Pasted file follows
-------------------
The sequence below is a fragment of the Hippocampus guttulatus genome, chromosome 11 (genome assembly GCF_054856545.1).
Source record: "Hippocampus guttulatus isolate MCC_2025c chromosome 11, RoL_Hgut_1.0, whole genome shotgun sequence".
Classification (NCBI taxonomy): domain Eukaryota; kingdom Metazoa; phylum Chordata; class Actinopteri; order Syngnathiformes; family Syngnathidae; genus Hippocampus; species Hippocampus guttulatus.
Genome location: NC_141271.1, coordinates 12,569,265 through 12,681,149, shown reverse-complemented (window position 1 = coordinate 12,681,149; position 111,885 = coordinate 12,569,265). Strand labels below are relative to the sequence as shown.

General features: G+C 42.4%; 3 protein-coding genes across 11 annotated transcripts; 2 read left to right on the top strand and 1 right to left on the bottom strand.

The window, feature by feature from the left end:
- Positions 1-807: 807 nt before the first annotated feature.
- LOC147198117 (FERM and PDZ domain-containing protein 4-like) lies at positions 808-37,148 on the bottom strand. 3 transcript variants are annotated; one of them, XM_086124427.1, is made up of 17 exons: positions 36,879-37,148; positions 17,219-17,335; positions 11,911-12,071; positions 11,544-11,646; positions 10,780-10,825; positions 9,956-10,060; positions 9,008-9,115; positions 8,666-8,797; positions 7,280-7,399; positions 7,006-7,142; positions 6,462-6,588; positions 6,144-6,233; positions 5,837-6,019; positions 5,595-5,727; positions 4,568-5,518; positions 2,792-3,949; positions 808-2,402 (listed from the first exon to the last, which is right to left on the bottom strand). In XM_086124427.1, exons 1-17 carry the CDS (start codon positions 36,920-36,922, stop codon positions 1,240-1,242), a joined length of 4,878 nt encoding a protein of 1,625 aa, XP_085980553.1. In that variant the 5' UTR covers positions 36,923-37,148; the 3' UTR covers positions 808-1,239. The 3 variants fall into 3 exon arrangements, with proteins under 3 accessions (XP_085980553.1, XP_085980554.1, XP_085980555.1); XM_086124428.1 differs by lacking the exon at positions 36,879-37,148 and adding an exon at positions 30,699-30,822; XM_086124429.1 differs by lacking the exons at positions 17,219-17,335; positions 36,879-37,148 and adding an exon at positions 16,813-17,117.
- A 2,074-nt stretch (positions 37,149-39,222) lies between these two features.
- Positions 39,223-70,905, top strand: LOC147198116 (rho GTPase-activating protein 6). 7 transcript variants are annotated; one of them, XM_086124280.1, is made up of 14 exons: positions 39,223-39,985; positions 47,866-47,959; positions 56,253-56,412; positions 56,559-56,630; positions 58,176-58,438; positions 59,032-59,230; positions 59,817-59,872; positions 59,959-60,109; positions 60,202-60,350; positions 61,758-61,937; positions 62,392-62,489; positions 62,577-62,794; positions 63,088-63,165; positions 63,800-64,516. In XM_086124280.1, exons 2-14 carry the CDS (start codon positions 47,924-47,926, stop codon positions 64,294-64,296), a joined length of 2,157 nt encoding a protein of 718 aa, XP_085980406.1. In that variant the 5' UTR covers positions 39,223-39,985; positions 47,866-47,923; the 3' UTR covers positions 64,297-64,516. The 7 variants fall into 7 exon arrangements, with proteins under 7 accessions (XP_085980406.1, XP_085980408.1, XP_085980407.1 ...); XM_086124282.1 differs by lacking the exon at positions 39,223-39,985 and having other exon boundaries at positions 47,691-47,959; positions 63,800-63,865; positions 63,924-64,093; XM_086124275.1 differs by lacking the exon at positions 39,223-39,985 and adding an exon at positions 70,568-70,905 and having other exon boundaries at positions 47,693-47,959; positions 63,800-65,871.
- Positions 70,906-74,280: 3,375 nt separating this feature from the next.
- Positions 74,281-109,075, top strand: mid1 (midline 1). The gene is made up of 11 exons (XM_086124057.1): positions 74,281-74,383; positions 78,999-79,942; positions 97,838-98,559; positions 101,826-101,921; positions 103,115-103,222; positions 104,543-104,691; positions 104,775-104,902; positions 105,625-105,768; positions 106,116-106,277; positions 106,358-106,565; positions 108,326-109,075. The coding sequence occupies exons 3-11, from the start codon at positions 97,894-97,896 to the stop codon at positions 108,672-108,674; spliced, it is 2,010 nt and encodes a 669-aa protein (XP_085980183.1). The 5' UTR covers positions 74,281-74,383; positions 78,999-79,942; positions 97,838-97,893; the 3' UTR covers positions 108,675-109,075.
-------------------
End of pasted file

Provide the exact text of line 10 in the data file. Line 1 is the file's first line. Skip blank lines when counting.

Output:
- Positions 39,223-70,905, top strand: LOC147198116 (rho GTPase-activating protein 6). 7 transcript variants are annotated; one of them, XM_086124280.1, is made up of 14 exons: positions 39,223-39,985; positions 47,866-47,959; positions 56,253-56,412; positions 56,559-56,630; positions 58,176-58,438; positions 59,032-59,230; positions 59,817-59,872; positions 59,959-60,109; positions 60,202-60,350; positions 61,758-61,937; positions 62,392-62,489; positions 62,577-62,794; positions 63,088-63,165; positions 63,800-64,516. In XM_086124280.1, exons 2-14 carry the CDS (start codon positions 47,924-47,926, stop codon positions 64,294-64,296), a joined length of 2,157 nt encoding a protein of 718 aa, XP_085980406.1. In that variant the 5' UTR covers positions 39,223-39,985; positions 47,866-47,923; the 3' UTR covers positions 64,297-64,516. The 7 variants fall into 7 exon arrangements, with proteins under 7 accessions (XP_085980406.1, XP_085980408.1, XP_085980407.1 ...); XM_086124282.1 differs by lacking the exon at positions 39,223-39,985 and having other exon boundaries at positions 47,691-47,959; positions 63,800-63,865; positions 63,924-64,093; XM_086124275.1 differs by lacking the exon at positions 39,223-39,985 and adding an exon at positions 70,568-70,905 and having other exon boundaries at positions 47,693-47,959; positions 63,800-65,871.